Hundreds of Pakistani Christians on Tuesday held prayer services to commemorate the victims of two Taliban suicide bombs in the city of Lahore, refusing to let terrorism silence their faith.
On March 16, suicide bombers affiliated with the Pakistani Taliban launched attacks against two churches conducting Sunday morning services in the predominantly Christian city of Lahore, killing at least 14 people and injuring 70 others. Although police said that the bombers were stopped by either worshippers or security personnel, the attackers still managed to detonate their explosives.
Christian leaders from across Pakistan country attended the funeral for the victims following two days of violent protests by the community members against the blasts. According to Reuters, the Pakistani government had called in 5,000 police and paramilitary rangers to control the law and order situation in the region, where violent clashes between Christians and Muslims erupted. Several protesters were killed and about a dozen wounded in the clashes.
Speaking on Tuesday, Manual Mani, a pastor attending the funerals, said the act of terrorism would not stop Christians from practicing their faith within the country. "I would like to tell these terrorists if they think that they can push us back from our faith, they are deadly, entirely, very much at fault," he said.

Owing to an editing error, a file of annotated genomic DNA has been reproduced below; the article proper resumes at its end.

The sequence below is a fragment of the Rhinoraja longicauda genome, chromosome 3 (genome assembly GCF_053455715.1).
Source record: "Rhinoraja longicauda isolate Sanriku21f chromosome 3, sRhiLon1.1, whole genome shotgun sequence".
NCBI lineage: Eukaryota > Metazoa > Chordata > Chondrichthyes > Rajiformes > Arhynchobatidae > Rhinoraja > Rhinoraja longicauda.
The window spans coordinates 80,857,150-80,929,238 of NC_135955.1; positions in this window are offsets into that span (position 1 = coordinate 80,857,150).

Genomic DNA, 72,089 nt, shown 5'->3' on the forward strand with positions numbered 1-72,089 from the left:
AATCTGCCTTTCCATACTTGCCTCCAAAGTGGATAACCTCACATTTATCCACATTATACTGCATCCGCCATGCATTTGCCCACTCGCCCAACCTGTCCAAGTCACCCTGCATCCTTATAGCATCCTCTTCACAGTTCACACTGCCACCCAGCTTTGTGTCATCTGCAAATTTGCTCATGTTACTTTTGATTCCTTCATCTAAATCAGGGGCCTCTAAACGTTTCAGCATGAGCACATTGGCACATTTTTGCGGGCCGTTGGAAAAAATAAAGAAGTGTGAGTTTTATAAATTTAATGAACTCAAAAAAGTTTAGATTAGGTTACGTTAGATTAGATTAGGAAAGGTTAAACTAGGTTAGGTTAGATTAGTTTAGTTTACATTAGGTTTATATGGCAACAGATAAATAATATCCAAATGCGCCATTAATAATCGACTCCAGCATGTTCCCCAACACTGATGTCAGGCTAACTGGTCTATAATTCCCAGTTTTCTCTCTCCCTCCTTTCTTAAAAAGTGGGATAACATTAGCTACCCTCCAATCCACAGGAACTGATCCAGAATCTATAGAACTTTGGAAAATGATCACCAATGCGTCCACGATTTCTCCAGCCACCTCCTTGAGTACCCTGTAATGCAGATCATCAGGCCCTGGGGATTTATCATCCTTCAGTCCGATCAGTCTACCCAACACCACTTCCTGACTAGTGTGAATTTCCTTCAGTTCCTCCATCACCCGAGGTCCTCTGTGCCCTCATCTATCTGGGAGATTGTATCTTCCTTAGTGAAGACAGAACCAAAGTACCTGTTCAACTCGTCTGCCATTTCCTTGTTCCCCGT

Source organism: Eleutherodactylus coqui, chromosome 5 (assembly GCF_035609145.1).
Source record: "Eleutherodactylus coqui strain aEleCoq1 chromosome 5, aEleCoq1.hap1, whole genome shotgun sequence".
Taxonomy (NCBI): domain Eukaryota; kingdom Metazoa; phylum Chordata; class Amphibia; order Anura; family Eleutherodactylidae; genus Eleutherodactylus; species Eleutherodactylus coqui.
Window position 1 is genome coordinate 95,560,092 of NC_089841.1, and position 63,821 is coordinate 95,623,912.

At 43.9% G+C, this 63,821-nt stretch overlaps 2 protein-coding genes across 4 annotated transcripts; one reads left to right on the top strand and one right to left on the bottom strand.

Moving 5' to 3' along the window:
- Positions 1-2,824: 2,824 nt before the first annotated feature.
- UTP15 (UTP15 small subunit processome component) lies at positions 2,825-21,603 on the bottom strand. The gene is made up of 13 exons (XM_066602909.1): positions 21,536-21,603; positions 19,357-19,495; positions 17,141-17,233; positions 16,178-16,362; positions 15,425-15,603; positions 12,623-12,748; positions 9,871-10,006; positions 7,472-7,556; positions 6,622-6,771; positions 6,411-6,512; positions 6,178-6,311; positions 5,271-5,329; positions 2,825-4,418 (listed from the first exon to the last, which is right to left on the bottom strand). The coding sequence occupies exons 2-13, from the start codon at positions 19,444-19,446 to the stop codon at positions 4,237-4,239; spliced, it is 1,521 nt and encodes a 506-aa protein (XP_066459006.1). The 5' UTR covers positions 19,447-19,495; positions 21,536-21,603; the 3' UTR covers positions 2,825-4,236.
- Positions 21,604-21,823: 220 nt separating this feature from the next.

Christian schools also remained closed as prayer services and funerals for the bombing victims took place, Shipping and Ports Minister Kamran Michael, a prominent Christian community leader, told the AFP.
According to Open Doors USA, while Christians make up approximately 1.6 percent of Pakistan's predominantly Muslim population, they account for up to 10 percent of Lahore's population. Currently, Pakistan is ranked as the no. 8th country where Christians face the most persecution, as believers are often targeted due to strong anti-blasphemy laws and anger over US-led war in Afghanistan.
"The Christian community is a soft target for militant outfits in Pakistan," Rabia Mehmood, a researcher at the Jinnah Institute, a Pakistani think tank, said. "But generally Christians and other religious minorities are under a constant threat by the extremist elements in the society and rampant religious intolerance."
Sunday's attacks have been widely condemned by the international community. Pakistan's Interior Minister Chaudhry Nisar Ali Khan, speaking at the National Assembly on Tuesday, said the killings constituted "the worst form of terrorism" and reflected the militants' "frustration" in the face increased military operations against them.
After receiving word of the attacks, Pope Francis stated, "Our brothers shed blood only because they are Christians." He also has since called for peace in Pakistan, praying that "this persecution against Christians, which the world tries to hide, might end, and that there be peace."